Flight Control Rocket [$.99] is beautiful. The art is pyrotechnic: the groovy colors are sharp and detailed, betraying no fuzz, gloom, or jagged edges on the new iPad. Even the menus have flair. Created intricately to reflect the swinging sci-fi themes that the rest of the game is so gleefully entrenched in, they're a pleasure to plumb. The on-screen antics feel just as good, as Firemint has iterated on the core design in really fresh ways. But, it's a shame that all of this is wrapped in the stench of corporate influence. Some of the most interesting additions to the core play model are rendered meaningless courtesy clumsily handled free-to-play functionality.

The sci-fi influence, outside of the slicker and more vibrant visual appeal, is just a fun contrivance to push the series' usual conceit: take a ship, plot a course, and then repeat until the screen is so full of ships, that it becomes impossible to not avoid a mid-space collision. New features include a fascinating variety of ships with abilities, all of which refreshingly change up the pacing. There's 15 new ships in total, including a snake-like series of ships that coils as you move it, a ship that splits into two, and even a new drop-ship type that spits out smaller ships into the playing area.

The new ships also feel like stopgaps, designed specifically to keep you from developing a rhythm or from zoning out. Flight Control is usually just an effort in concentration; but with these, it is becoming a much more viable strategy game. There's enough content on a micro-level now to warrant focus, forethought, and tactics.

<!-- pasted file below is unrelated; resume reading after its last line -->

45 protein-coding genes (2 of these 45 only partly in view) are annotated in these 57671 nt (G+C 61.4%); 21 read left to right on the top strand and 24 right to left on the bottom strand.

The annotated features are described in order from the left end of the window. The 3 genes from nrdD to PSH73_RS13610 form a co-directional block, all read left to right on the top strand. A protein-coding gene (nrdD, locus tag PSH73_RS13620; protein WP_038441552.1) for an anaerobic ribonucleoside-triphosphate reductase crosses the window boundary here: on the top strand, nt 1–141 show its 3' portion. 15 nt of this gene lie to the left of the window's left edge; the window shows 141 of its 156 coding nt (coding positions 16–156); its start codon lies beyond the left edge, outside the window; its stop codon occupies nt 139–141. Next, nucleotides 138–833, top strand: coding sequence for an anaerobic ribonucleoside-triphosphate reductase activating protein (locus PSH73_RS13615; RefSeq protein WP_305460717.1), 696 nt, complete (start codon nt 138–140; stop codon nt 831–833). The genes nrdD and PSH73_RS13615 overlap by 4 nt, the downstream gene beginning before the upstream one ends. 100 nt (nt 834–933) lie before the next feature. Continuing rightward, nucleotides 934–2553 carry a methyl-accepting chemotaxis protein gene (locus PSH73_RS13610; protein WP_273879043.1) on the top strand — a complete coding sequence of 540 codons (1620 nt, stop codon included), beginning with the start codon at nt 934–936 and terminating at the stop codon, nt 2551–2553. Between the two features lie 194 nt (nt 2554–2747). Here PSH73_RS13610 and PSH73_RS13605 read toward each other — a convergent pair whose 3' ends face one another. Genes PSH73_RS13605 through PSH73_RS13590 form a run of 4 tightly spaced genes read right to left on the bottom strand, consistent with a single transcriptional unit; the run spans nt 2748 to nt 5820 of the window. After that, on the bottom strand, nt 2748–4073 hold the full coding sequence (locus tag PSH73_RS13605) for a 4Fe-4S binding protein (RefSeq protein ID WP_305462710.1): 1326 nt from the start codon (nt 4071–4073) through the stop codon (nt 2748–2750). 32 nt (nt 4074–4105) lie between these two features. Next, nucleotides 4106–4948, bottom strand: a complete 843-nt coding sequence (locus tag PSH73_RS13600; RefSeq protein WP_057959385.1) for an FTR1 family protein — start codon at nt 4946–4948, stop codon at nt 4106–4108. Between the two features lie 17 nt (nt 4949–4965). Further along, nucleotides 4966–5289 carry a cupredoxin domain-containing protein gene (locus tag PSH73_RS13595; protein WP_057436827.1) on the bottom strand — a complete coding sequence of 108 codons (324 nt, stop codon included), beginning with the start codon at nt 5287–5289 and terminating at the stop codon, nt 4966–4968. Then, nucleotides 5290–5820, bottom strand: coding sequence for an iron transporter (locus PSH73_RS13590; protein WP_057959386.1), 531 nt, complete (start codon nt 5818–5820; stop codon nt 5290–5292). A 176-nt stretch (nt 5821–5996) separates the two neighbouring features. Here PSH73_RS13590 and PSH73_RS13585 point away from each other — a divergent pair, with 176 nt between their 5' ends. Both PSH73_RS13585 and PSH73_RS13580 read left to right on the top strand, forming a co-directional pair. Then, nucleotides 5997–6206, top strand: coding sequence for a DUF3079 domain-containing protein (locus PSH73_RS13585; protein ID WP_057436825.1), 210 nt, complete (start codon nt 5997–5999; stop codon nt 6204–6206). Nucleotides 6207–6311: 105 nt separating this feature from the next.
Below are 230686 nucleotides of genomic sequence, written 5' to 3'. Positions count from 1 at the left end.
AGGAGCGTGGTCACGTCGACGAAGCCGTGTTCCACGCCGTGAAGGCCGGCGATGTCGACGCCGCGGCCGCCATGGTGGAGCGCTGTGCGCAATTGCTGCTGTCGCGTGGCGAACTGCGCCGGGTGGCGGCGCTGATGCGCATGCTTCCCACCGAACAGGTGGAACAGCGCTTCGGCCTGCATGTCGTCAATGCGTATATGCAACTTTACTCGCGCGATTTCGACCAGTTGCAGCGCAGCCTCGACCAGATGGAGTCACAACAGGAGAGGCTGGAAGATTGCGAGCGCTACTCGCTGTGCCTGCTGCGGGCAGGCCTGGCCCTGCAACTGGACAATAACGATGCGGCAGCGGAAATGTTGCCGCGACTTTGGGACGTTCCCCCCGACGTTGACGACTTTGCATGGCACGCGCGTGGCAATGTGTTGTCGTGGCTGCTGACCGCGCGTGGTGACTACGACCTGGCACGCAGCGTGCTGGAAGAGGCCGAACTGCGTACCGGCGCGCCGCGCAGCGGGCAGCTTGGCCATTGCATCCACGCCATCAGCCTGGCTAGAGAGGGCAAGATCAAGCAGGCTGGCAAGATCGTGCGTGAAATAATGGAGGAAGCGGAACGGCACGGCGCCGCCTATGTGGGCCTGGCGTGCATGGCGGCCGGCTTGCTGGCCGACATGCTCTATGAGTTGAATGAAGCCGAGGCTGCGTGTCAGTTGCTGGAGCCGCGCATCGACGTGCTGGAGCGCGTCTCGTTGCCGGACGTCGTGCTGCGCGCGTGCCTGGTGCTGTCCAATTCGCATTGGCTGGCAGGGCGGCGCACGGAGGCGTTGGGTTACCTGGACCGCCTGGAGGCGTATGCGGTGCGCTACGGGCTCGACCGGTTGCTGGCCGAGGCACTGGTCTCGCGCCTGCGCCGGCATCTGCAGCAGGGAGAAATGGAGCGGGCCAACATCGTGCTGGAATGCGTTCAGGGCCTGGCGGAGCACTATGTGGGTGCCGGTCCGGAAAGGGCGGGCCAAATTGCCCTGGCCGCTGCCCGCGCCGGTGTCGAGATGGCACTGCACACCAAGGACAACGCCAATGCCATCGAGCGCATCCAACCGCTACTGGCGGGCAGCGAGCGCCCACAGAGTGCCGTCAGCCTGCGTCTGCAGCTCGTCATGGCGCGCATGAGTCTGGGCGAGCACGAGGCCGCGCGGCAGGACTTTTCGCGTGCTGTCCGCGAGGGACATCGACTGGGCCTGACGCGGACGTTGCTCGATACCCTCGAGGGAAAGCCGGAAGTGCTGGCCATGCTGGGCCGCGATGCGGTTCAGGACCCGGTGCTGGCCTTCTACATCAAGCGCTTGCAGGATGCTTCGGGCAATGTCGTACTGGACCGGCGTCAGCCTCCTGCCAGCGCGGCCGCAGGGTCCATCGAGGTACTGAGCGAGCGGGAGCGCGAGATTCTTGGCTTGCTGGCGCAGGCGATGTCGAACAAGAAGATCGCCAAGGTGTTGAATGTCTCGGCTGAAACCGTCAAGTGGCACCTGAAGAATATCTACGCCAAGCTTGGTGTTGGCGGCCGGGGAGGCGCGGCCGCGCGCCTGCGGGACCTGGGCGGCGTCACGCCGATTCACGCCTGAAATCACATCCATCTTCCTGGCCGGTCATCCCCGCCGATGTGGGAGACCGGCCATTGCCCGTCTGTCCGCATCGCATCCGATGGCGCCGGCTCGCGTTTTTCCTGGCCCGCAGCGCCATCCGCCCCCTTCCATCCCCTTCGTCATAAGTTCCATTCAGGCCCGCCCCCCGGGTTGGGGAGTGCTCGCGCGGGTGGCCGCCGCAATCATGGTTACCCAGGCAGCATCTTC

To its credit, the action stays manageable despite the varying seeds, sizes, and the abilities of certain ship classes. In part, this is because the action feels a hair or two slower, but there's also a new health component that allows for a couple of hiccups along the way, whereas the previous game just ended after one collision. It also doesn't hurt that this series remains a breeze to play: tap and trace, that's it.

A not-so-clever IAP system sours all of the good vibes these parts of the experience can offer. As you play across the game's two modes, endless and a time-based survival mode, you'll earn pieces of optionally purchasable in-game gold. You can use this, in turn, to buy robitic avatars that grant specific bonuses during play. The starter robot randomly ratchets up the score of a landed ship, for example, while others bump up gold earned or grant you extra lives. These sound neat in theory, and they would be totally fun adds if (a) they weren't saddled by egregious IAP loops, and (b) weren't laughably expensive.

In order to use a robot more than three or so times, you need to spend in-game gold on the batteries to power them. IAP loops consistently strike me as beyond tacky, and in this situation, they're rigged in the game's favor. Also, my mental math says it'll take me at least a dozen hours to obtain one of the top-tier robots without spending any dough, which is especially silly considering this game costs real money to begin with. It's sad. The robots idea is a casualty of a crazy business model that is too aggressive, too Facebook-y to take seriously. It's a big, black eye instead.

Minus the free-to-play shenanigans, Flight Control Rocket is easily the best entry in the series so far, as it sports a lot of fresh and fun ideas, as well as a groovy new theme that Firemint fleshes out splendidly throughout. It's also one of the best looking new iPad games. But, the free-to-play components do exist, and they keep the experience from feeling like a cohesive whole. This game is split into parts, as a result, and the bad has a habit of putting a damper on the good.